Various sites and cities along the Mexican section of the trail were declared a World Heritage Site by the UNESCO in 2010. Those sites include Ojuelos de Jalisco, the place where the first fortification was built in 1569 and Zacatecas, the city in which a rich silver mineral mine triggered the original construction of the "El Camino Real de Tierra Adentro".
The trail was used for trade among native tribes since the earliest of times. In 1598, Oñate followed the trail while leading a group of settlers North during the era of Spanish conquest. The duration of the trip from the Rio Grande to the San Juan Pueblo was said to take, by wagon and by foot, approximately 6 months including 2–3 weeks of rest throughout the trip. According to journals kept by settlers they used common animals found along the trail to add to the food they brought along. The trail greatly improved trade among Spanish villages and helped the Spanish conquistadors spread Christianity throughout the conquered lands. The trail was used from 1598 through 1881 when the railroad replaced the need for wagons. Eventually, railroads replaced rutted trails and over time the trail and evidence of it faded from sight and memory. The changes that the railways brought made trade along El Camino much easier and in some cases made travel quite luxurious.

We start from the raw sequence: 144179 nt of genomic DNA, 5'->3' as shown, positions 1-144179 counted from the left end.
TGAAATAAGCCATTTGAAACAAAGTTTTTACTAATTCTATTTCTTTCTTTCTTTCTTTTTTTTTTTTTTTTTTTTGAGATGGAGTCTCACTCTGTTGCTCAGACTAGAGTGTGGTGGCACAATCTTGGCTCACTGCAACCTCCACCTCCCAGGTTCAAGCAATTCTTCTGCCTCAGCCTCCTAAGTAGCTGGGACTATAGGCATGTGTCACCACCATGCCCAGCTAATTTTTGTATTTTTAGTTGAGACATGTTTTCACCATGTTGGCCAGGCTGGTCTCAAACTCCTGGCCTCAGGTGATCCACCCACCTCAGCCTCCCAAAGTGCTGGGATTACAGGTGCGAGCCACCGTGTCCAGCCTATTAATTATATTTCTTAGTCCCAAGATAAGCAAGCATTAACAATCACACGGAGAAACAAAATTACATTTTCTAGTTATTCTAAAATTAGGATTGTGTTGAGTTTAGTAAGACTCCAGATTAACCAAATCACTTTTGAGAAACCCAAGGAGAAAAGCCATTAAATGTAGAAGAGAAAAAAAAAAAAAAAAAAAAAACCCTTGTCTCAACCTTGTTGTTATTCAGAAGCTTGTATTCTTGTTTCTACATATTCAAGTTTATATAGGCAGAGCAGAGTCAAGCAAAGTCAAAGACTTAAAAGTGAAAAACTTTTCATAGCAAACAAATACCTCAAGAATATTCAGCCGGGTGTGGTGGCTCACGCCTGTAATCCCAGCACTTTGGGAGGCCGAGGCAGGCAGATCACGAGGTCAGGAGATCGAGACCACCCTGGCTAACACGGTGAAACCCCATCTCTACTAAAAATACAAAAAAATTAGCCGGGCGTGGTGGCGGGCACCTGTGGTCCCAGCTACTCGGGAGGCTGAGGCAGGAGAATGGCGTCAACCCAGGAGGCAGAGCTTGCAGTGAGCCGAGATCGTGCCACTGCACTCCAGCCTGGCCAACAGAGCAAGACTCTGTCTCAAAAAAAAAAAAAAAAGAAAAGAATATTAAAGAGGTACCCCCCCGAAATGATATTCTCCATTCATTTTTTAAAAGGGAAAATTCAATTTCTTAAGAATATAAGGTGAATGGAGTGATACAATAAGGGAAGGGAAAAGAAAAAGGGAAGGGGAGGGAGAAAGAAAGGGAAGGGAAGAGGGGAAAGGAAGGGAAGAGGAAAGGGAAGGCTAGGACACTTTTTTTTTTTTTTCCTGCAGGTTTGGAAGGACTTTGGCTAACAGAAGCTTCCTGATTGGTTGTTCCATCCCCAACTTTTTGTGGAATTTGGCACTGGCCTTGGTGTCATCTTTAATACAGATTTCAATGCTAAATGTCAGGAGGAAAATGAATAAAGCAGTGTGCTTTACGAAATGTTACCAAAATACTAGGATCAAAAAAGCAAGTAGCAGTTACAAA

El Camino Real de Tierra Adentro Trail Association (CARTA) is a non-profit trail organization that aims to help promote, educate, and preserve the cultural and historic trail in collaboration with the National Park Service, the Bureau of Land Management, the New Mexico Department of Cultural Affairs and various Mexican organizations. CARTA publishes an informative journal, Chronicles of the Trail, quarterly that provides people with further history and current affairs of the trail and what CARTA, as an organization, is doing to help the trail.